In this matter, there is no information that the Philippine government designated specific areas as stipulated in paragraph 6. This means that even if marine scientific research by China directly affects the exploration and exploitation of natural resources, the Philippines cannot refuse to grant its consent at its discretion.
(2) Measures taken by coastal states
As long as the Philippine government has not designated specific areas, other states can conduct marine scientific research under more relaxed regulations than over the 200-nautical-mile continental shelf. In that case, research ships are considered to be in the high seas while conducting research over the extended continental shelf. If they violate any of the coastal state’s laws and regulations, could the state take relevant enforcement measures?
As mentioned earlier, there is no difference between the legal nature of the 200-nauitical-mile continental shelf and that of the extended continental shelf. If so, laws and regulations that are applicable to the 200-nautical-mile continental shelf would be applied to the extended one. Even if waters over the extended continental shelf are the high seas, there would be no major problem with the application or enforcement of domestic laws and regulations if it is objectively judged that the ship concerned is conducting research on the extended continental shelf or the like. In fact, there are a few states which stipulate measures to be taken for foreign ships in the high seas over the extended continental shelf in their domestic laws and enforce such laws. However, since it is assumed that many of the marine scientific research projects are carried out mainly by warships or government ships because they are implemented by armed forces or government agencies, coastal states must consider immunities to be granted to such vessels or ships when they enforce laws and regulations if any of them is violated. For this reason, it is expected that measures that can actually be taken by coastal states shall be extremely limited.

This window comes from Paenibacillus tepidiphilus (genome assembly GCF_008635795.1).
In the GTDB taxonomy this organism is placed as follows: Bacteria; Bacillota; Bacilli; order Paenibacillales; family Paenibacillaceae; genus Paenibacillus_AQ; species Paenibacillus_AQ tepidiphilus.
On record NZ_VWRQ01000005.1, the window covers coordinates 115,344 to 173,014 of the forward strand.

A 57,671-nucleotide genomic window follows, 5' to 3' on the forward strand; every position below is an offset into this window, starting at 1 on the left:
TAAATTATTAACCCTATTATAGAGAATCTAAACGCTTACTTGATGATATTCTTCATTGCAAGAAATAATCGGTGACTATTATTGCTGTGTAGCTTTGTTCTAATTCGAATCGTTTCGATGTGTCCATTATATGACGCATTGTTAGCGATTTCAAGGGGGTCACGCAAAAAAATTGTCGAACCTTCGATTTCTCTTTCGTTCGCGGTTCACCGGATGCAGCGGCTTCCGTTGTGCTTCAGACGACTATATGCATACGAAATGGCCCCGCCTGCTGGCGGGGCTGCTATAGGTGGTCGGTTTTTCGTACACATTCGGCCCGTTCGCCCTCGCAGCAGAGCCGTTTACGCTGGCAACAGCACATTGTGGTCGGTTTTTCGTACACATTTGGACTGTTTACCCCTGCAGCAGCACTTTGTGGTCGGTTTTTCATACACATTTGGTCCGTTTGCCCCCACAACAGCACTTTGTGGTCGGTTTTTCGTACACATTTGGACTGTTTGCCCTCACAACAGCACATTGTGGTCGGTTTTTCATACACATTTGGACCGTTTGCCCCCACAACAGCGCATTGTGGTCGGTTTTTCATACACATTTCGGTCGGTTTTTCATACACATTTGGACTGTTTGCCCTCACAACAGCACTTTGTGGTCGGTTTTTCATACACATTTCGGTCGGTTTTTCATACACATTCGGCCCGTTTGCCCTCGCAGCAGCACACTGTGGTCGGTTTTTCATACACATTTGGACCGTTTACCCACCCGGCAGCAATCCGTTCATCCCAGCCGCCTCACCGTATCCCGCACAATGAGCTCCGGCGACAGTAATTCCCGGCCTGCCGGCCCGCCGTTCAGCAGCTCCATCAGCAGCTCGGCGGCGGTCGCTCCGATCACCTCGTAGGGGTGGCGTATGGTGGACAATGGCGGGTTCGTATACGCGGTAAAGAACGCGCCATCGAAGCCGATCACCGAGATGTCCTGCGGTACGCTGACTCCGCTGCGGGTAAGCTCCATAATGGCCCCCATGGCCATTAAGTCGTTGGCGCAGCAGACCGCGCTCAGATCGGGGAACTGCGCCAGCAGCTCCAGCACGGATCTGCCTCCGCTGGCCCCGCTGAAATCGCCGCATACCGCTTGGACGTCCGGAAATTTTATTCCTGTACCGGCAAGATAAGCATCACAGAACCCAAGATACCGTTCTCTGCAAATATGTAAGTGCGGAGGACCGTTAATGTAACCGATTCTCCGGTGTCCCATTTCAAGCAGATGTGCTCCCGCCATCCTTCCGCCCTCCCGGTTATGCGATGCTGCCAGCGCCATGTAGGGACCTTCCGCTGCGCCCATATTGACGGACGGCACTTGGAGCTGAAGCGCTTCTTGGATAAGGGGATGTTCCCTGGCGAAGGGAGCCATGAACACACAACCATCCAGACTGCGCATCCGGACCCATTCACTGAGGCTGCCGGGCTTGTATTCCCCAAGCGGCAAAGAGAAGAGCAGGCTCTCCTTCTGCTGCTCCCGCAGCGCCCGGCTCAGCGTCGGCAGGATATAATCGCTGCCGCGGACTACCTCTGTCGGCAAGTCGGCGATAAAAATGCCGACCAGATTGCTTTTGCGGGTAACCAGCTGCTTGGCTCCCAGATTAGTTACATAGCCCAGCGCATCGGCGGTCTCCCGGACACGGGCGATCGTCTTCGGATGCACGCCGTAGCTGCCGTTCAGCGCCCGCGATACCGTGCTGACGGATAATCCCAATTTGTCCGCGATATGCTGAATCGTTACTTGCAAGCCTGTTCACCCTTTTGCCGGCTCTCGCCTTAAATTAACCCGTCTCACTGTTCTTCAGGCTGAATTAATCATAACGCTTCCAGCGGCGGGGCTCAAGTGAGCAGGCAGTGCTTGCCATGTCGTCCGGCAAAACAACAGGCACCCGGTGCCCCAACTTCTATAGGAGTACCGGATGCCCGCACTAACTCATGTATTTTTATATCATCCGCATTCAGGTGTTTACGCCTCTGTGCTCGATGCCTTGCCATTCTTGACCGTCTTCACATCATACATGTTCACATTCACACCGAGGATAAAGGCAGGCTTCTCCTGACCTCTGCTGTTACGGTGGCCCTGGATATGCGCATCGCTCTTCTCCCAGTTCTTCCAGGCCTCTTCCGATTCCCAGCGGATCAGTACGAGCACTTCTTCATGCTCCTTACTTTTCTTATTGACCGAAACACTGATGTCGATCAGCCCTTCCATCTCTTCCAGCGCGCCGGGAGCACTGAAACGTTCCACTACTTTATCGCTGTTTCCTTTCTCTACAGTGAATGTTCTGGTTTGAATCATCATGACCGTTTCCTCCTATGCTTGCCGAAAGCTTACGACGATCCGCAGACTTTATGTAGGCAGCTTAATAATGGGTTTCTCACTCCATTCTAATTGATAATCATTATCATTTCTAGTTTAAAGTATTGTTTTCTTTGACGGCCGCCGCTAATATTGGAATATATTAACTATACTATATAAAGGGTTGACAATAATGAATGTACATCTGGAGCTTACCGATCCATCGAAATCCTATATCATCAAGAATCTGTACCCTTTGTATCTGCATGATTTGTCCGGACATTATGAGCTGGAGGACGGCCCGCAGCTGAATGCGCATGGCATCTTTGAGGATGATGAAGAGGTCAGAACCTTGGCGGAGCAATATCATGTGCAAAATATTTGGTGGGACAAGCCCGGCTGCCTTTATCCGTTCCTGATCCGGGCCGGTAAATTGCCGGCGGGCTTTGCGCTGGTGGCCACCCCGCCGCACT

The foregoing sections discussed the legal nature of the extended continental shelf and marine scientific research conducted there. As a result, it became clear that basically, the extended continental shelf has similar legal status to that of the 200-nautical-mile continental shelf and that if marine scientific research is conducted there, regulations are applied to it in the same way as to marine scientific research over the continental shelf within 200 nautical miles even if the ship is in international waters over the extended continental shelf. But from the viewpoint of marine scientific research, it emerged that substantial restrictions may be imposed on research conducted over the extended continental shelf depending on how the coastal state establishes “specific areas” as stipulated in Article 246, paragraph 6. In any event, only a small number of states have so far established extended continental shelves on the basis of CLCS’s recommendations, and what problems marine scientific research there causes depends greatly on laws and regulations that will be enacted by coastal states in the future and enforcement measures taken thereby. Fortunately, on September 12, 2014, following the recommendations of CLCS on April 27, 2012, the Japanese government laid down the Cabinet Order on Prescribing the Areas of the Sea under Article 2, Item (ii) of the Act on the Exclusive Economic Zone and Continental Shelf for the purpose of extending Japan’s continental shelf, and on October 1 of the same year, it enforced it. The recent example of the Benham Rise is highly significant in that it aroused interest in marine scientific research as it is expected to be conducted over extended continental shelves in the future and that it attracted public attention to the necessity of legislation on the part of coastal states.
This study constitutes part of the results of the Council for Science, Technology and Innovation’s Cross-ministerial Strategic Innovation Promotion Program “Next-generation technology for ocean resources exploration.”
Discussions in this article represent the author’s personal opinions and do not represent the opinions of organizations and institutions with which he is affiliated.
 ABS-CBN NEWS on March 9, 2017, http://www.news.abs-cbn.com/nws/03/09/17/Chinese-survey-ship-spotted-in-benham-rise.
 Press Release 10 March 2017, http://dfa.gov.ph/statements-and-advisories.